Quantum leap in Targeted Cancer Treatment

The scientific journal Science has recently published an article elucidating the significant discovery of mass spectrometry that would help accelerate targeted cancer treatment.

The study conducted by Danish researchers at the University of Copenhagen describes the technique of mapping more than one protein at a time when these proteins are repairing the damaged DNA's.

The method has been developed by the German Max-Planck Institute in Munich and can be successfully utilized to accelerate the process of developing better and gentler cancer treatments.

Professor Matthias Mann and Niels Mailand's team have worked in close collaboration at the Novo Nordisk Foundation Centre for Protein Research (CPR) to develop the new technique.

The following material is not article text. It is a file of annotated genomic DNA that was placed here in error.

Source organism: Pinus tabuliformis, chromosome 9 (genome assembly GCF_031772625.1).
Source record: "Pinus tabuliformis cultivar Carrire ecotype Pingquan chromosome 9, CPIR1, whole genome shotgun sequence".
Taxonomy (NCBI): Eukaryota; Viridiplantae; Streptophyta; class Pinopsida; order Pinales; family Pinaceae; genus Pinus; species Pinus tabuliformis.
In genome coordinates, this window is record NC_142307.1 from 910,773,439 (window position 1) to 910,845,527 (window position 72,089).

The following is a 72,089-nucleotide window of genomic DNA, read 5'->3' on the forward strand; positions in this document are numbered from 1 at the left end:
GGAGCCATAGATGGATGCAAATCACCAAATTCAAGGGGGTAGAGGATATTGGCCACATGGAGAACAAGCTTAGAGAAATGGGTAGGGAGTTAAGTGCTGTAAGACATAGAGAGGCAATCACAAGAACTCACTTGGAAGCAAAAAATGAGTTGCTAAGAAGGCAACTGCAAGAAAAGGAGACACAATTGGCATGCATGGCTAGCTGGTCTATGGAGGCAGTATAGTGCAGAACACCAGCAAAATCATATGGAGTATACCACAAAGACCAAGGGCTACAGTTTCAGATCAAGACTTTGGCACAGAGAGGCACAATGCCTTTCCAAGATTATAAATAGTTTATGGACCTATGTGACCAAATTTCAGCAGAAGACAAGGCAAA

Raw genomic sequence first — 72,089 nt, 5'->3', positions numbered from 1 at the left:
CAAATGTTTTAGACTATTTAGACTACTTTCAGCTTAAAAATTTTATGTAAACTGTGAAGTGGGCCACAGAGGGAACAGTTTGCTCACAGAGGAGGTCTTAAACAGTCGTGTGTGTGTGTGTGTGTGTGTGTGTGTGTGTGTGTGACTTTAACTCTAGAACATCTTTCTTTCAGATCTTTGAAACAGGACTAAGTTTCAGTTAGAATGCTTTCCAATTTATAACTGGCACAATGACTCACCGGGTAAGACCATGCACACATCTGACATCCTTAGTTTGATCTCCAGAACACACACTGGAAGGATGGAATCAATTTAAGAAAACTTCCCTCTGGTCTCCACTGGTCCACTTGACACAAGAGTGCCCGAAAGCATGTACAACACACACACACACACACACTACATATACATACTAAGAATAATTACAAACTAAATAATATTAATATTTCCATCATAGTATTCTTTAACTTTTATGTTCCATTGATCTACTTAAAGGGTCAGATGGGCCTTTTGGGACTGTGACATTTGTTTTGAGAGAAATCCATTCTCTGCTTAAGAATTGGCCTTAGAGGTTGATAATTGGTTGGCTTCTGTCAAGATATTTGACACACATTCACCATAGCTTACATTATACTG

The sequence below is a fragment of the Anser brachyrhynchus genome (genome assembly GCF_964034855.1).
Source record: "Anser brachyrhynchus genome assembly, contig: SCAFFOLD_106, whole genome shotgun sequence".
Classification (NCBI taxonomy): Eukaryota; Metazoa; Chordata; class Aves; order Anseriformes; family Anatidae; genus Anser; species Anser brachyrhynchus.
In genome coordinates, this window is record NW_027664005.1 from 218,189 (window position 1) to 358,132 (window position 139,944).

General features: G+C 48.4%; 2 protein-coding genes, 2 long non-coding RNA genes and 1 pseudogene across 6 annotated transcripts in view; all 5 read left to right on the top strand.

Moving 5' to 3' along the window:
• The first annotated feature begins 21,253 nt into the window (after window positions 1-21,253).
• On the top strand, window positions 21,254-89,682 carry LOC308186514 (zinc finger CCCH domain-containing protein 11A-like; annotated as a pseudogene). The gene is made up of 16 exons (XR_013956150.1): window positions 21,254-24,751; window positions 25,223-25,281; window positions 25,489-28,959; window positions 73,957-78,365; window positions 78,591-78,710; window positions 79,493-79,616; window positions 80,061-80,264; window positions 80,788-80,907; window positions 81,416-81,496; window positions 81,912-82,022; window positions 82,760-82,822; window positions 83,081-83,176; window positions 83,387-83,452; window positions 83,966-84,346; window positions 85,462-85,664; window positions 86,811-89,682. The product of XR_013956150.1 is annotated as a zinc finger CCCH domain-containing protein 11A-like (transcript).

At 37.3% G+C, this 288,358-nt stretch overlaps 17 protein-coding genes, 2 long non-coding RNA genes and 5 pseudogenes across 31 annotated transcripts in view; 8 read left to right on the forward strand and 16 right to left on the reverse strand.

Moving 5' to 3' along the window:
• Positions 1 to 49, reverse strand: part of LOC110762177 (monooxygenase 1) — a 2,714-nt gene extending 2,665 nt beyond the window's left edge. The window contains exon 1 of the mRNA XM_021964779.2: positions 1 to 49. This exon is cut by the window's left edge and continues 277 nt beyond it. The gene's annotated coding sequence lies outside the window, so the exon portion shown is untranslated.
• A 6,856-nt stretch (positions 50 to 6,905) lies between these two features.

Previously, only one protein could be studied at a time. With the advent of mass spectrometry, the researchers can now simultaneously see all the proteins that help to repair the damaged DNA.

Several different proteins are activated when a DNA suffers damage. The nature of the DNA damage affects the type of protein that gets accelerated to mend this damage. Thus, this new technique would enable the researchers to obtain better insights into how and which proteins are helping to repair the DNA.

This can guarantee a more targeted cancer treatment, ensuring that a minimum of healthy cells are damaged during the process of destroying the cancerous cells. So, the unwanted side effect of cancer treatment which induces massive DNA damage can be controlled to a certain extent.

By using this method, Niels Mailand and his research team have discovered that there are two specific and un-described proteins that play an important part in repairing damaged DNA.

Niels Mailand describes," This new method enables us to quickly get an overview of the entire bag of proteins that are important in terms of repairing damaged DNA. In other words, this new technique allows us to put the puzzle together much quicker".

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